In ’64, they re-formed as Simon & Garfunkel, and made their Columbia Records debut with Wednesday Morning, 3 AM, a folk-oriented acoustic offering that sold poorly. Its failure to chart prompted Simon to move to England to continue his solo career. Meanwhile, in America, folk morphed into folk rock and captured audiences thanks to the Byrds and Bob Dylan’s electric transformation. S&G inadvertently joined the movement in ’65, when producer Tom Wilson overdubbed drums and electric instrumentation on “The Sound of Silence,” the audition song that clinched their Columbia deal. The result was a breakthrough single that captivated college crowds, dominated FM radio, became a #1 hit that December, and competed for supremacy with the Beatles’ “We Can Work It Out.” The reworked track set a tone, opening the program of their second album, Sounds of Silence (January ’66), which brought another hit single with “I Am a Rock” and featured “Anji,” a Davey Graham folk-guitar instrumental demonstrating Simon’s fingerpicking expertise. Studio contributors included guitarists Glen Campbell, Joe South, and Fred Carter, Jr., as well as drummer Hal Blaine, keyboardist Larry Knechtel, and bassist Joe Osborn of the Wrecking Crew.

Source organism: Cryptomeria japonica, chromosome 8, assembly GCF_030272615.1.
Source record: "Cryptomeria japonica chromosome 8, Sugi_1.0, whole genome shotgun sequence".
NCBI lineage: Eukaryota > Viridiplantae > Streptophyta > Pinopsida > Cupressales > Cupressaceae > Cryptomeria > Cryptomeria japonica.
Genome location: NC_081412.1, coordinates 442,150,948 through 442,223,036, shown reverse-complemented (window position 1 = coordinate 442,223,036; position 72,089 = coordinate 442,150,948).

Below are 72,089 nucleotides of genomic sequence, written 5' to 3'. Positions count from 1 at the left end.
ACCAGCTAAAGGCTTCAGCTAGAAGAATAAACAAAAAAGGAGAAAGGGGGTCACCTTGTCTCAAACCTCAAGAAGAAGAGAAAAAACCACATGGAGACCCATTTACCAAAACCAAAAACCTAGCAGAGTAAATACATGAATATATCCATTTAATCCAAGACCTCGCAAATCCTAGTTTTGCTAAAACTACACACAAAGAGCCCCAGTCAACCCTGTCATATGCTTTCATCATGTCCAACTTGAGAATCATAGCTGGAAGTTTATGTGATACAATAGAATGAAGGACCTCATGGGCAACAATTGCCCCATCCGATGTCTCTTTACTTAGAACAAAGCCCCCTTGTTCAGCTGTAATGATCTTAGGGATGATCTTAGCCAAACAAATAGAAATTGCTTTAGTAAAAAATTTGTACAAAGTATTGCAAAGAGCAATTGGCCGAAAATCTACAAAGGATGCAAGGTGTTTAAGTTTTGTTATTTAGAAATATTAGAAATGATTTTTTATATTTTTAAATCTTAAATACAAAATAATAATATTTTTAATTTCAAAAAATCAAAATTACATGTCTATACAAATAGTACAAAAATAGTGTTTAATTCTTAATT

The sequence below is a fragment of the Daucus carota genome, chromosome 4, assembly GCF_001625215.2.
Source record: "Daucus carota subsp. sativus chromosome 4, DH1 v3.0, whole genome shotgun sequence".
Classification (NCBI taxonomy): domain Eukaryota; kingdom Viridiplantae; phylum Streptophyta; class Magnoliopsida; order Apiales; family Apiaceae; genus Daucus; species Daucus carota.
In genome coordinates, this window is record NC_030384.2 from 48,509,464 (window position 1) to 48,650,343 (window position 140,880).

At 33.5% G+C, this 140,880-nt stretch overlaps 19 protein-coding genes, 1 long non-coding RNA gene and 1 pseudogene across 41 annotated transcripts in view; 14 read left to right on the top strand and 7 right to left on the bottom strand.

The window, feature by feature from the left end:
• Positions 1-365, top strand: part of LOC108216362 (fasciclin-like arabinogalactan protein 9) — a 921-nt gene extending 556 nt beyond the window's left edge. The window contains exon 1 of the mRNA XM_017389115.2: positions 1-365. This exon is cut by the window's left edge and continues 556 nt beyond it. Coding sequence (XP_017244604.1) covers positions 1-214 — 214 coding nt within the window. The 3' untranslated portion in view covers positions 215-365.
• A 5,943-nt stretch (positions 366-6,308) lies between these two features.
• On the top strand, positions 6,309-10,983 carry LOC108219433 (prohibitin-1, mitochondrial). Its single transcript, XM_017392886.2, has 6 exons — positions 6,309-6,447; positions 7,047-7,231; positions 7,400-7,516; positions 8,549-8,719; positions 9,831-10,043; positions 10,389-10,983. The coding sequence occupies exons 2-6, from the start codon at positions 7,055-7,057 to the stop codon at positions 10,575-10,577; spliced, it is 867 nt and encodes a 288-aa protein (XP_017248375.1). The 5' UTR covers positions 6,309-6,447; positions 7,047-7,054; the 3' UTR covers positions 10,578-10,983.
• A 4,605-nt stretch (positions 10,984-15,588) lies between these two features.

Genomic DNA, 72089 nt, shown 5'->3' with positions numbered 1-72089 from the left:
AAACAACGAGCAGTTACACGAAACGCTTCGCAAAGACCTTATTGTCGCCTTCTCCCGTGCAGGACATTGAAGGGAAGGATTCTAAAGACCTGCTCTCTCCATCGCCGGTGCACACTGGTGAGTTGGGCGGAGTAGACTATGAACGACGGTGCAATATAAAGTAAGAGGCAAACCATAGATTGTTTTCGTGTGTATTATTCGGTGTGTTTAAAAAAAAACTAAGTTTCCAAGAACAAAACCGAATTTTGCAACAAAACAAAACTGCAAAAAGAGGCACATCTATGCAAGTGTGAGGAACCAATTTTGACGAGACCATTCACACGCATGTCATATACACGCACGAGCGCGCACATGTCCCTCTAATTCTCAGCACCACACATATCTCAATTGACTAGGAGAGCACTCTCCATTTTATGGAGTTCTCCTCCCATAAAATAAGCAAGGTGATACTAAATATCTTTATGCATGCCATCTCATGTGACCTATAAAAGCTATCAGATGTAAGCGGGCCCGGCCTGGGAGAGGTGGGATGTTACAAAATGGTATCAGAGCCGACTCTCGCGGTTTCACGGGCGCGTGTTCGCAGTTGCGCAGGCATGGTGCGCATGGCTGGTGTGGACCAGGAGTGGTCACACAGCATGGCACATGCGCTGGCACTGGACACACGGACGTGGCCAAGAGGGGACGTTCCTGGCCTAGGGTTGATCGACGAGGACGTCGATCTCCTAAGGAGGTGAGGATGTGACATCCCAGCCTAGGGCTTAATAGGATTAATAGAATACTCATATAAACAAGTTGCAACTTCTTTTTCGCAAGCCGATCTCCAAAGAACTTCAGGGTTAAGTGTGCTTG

This classic Simon figure introduced “Scarborough Fair.” Capoed at the seventh fret, it has a distinctly modal sound that befits the mood made more atmospheric with attractive dissonances, suspensions, and the 3/4 meter. Notice the C#, D, and A added to a simple Em chord in measures 1 and 4, along with D and B added to A in measure 2. The arpeggiations are telling examples of his modified-folk picking style and generate cascades of ear-catching sonorities.